Visual: The slide changes to the following:
In their research, DeBruin-Parecki and Slutzky’s (2016) studied current U.S. pre-K standards, which are meant to set up students for success in kindergarten and beyond. The authors collected quantitative and qualitative data from diverse survey respondents about pre-K learning standards. The key finding from this study was the positive viewpoint most pre-K teachers have of the national learning standards.
Audio: Let’s take a look at this sample summary. As you can see, this summary is a high-level overview of this source. It starts by introducing the source’s authors with a full citation and introducing the topic or focus of the source. It then transitions to discussing the data the authors collected, ending with the authors’ key finding.
This sample summary is accurate, concise, and includes paraphrased main ideas, the three things that make a strong summary. It accurately represents the source authors’ original ideas, while still being concise. The summary’s author also put all of these ideas into their own words.
Visual: The following are overlayed on the paragraph: “the authors” or “this study”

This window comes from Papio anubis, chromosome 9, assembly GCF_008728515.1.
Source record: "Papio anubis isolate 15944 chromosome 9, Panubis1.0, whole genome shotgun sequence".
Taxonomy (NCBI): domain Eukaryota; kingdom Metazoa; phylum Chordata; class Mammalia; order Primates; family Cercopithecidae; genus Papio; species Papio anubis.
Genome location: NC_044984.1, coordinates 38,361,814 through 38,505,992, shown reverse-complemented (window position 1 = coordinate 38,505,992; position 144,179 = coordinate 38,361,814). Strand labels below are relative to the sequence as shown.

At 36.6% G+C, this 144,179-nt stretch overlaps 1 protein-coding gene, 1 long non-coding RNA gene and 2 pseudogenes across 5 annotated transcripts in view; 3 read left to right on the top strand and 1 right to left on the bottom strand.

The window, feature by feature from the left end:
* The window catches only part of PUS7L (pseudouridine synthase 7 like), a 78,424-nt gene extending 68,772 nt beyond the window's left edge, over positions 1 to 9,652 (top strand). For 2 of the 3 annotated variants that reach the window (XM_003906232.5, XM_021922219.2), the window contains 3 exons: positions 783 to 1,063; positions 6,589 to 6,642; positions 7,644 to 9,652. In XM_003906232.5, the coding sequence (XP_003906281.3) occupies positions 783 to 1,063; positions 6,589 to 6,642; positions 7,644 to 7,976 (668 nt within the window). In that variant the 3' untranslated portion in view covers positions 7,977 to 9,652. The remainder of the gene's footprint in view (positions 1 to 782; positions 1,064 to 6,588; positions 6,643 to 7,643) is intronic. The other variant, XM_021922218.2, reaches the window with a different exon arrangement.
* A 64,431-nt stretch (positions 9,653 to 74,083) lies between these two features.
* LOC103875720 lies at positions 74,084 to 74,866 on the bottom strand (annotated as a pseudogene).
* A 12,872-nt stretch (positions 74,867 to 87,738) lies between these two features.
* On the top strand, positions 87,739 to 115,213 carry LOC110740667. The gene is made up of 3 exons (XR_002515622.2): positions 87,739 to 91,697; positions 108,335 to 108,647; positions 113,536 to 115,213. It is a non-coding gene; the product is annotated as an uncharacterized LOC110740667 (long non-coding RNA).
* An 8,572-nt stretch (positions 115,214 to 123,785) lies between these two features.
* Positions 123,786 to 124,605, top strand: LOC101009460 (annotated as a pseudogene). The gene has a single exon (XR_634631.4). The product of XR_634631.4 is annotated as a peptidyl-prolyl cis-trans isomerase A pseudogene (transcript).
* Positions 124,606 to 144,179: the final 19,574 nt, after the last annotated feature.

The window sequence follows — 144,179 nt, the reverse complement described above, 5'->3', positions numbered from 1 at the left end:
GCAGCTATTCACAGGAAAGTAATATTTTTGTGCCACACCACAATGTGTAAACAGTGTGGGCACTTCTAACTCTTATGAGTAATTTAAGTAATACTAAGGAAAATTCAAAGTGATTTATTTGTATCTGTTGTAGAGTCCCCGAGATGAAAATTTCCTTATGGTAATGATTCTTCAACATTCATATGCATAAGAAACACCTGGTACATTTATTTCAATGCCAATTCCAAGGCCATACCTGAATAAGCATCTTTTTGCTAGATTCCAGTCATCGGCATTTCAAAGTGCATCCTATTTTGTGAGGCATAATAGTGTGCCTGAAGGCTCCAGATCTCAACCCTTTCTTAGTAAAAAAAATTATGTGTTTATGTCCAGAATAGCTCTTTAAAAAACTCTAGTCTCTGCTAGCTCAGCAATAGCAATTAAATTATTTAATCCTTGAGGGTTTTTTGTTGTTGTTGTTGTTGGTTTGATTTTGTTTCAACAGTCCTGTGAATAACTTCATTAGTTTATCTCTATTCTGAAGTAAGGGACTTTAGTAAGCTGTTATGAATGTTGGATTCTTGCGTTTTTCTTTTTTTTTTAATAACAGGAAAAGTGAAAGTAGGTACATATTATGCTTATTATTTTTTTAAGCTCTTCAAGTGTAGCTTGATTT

Audio: The final note I want to make here is about citations. It’s important to cite the source in the first sentence of the summary. In subsequent sentences, the citation isn’t necessarily required, although it is important to ensure the reader knows you’re continuing to discuss the same source. This might mean using phrases like “the authors” or “this study”, but you may also include citations in each of these sentences too.
If you’re not sure whether you should cite the source in each sentence in a summary, be sure to ask your instructor.
Visual: The slide changes to the following:
- Annotated bibliographies
- Compare/contrast essays
- Explicit requests
- Part of note taking
- Synthesizing or paraphrasing sources
- Literature reviews
- Graduate writing
Audio: Alright, so now that you know what a summary is and how to write a strong summary, when should you use a summary? Students most commonly summarize sources in annotated bibliographies and compare/contrast essays. However, you may also find that an assignment prompt or course instructor asks you to summarize as part of another assignment. You may also use summarizing as one of your note-taking and reading strategies; summarizing a source is a great way to ensure you understand and can re-articulate what a source is saying.
It is important to note that summarizing usually isn’t appropriate if you’re being asked to synthesize or paraphrase a source; this is particularly true in a literature review and generally in graduate writing. While summarizing particularly important sources initially or in the note taking stage may make sense in these cases, you don’t want to rely on summarizing extensively.
Visual: Slide changes to display the following: Questions? E-mail email@example.com.